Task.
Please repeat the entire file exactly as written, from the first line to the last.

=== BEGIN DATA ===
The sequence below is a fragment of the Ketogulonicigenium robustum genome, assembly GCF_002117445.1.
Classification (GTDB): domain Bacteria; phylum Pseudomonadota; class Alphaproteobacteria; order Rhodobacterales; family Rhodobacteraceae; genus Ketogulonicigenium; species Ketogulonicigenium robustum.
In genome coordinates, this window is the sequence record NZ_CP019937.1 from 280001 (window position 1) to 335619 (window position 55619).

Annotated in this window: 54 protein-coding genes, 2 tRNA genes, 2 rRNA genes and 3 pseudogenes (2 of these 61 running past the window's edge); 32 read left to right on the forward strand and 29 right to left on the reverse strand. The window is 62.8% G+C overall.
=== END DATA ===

The sequence below is a fragment of the Ketogulonicigenium robustum genome, assembly GCF_002117445.1.
Classification (GTDB): domain Bacteria; phylum Pseudomonadota; class Alphaproteobacteria; order Rhodobacterales; family Rhodobacteraceae; genus Ketogulonicigenium; species Ketogulonicigenium robustum.
In genome coordinates, this window is the sequence record NZ_CP019937.1 from 280001 (window position 1) to 335619 (window position 55619).

Annotated in this window: 54 protein-coding genes, 2 tRNA genes, 2 rRNA genes and 3 pseudogenes (2 of these 61 running past the window's edge); 32 read left to right on the forward strand and 29 right to left on the reverse strand. The window is 62.8% G+C overall.